It should be perfect – your own kitchen. But arranging the devices, cabinets and above all the shelves in such a way that they meet your own needs is not that easy in retail.
You don’t buy a new kitchen every day. This makes it all the more important to have a facility that will also fit in the long term. The most important tips for kitchen planning at a glance:
1. The kitchen design: which one suits me?
There are easier questions than this. But it is basically easy to answer: the decision is made by the eye very quickly. Whether playful country house style, natural design from Scandinavia or puristic industrial chic with surfaces made of metal, concrete or stone: “The fronts are the first to catch the eye and shape the overall look of the kitchen,” says Volker Irle from the working group Die Moderne Küche. So they are the number one decision made in retail.
Open floor plans, where the kitchen and living room merge, require that the furnishings appear uniform. Ernst-Martin Schaible from the purchasing company Der Kreis, a group of kitchen specialists, points this out. “The trend is therefore modular kitchens. Here upper and lower cabinets can be flexibly integrated into the living room furnishings,” says the kitchen professional. They then match the living room furniture – or vice versa.
2. The kitchen shape: which one makes the most sense?
Instead of the classic one-liner, the L-shape is often more suitable in small rooms. “It is a space-saving solution that still offers plenty of storage space, for example through a swiveling corner solution in the closet,” explains Irle.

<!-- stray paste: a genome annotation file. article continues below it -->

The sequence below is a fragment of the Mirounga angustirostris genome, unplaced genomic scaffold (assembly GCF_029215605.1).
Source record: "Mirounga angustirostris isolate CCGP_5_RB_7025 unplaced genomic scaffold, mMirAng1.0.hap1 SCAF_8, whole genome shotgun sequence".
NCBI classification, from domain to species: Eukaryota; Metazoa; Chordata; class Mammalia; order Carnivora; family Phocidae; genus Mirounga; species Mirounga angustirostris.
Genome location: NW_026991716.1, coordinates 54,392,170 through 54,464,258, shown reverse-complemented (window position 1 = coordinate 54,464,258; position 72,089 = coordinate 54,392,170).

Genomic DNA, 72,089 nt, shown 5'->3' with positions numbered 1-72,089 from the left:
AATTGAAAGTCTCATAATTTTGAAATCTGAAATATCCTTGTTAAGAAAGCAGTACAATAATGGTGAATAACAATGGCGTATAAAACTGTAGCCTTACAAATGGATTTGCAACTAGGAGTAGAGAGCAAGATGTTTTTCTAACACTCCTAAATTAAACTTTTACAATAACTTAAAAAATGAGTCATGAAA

For the U-shape you need at least ten square meters of space and 2.40 meters wide. “This shape creates a large work and storage space,” says Irle. The G-shape is also recommended for families with an area of twelve square meters or more, consisting of a U-shaped kitchen, which can then be expanded to include a counter or dining area.
A kitchen with an island is more spacious. “It can only be implemented with an area of at least 15 square meters,” says Irle. Around the island there must be a radius of at least 120 centimeters to further cupboards for the walkways.
3. The kitchen zones: what is placed where?
Common work processes determine where cupboards, appliances and dishes are located. A zone next to the sink is useful for preparing food, as it is always clean here. “It’s the main work surface. It should be at least three inches wide,” advises Irle. This zone is ideally followed by a stove and oven as well as cupboards for pots and pans.
“A minimum distance of 60 centimeters is recommended between the stove and the sink,” explains Schaible. “On the one hand because of the ease of preparation, on the other hand because of the distance to the water.” At the same time, he advises against placing the stove next to the refrigerator. Because this then uses more electricity for cooling due to the heat that comes from the stove.
4. Ergonomics: What makes kitchen work easier?
Kitchen work is simplified by modern mechanical or even electrical pull-outs for the cabinets. “They are easy to open and close, no matter how many plates or heavy pots and pans are stored there,” explains Irle. This even allows the interior shelves of the wall units to be pulled down a little – for example if you are smaller or have difficulty reaching up.
In order to relieve the back, work surfaces, devices and cupboards should be adjusted to their users. “The height of the worktop should be 10 to 15 centimeters below the elbow,” explains Irle. “When using large pots, it would even make sense to lower the hob by ten centimeters, as that way you can look better into the pots.” The sink, on the other hand, can be installed higher because its floor is used as the working level.
A tip: some manufacturers offer electrically adjustable kitchen islands and work surfaces. “A kitchen also becomes ergonomic when the oven and dishwasher are positioned at working height,” says Schaible. This makes loading and unloading much easier.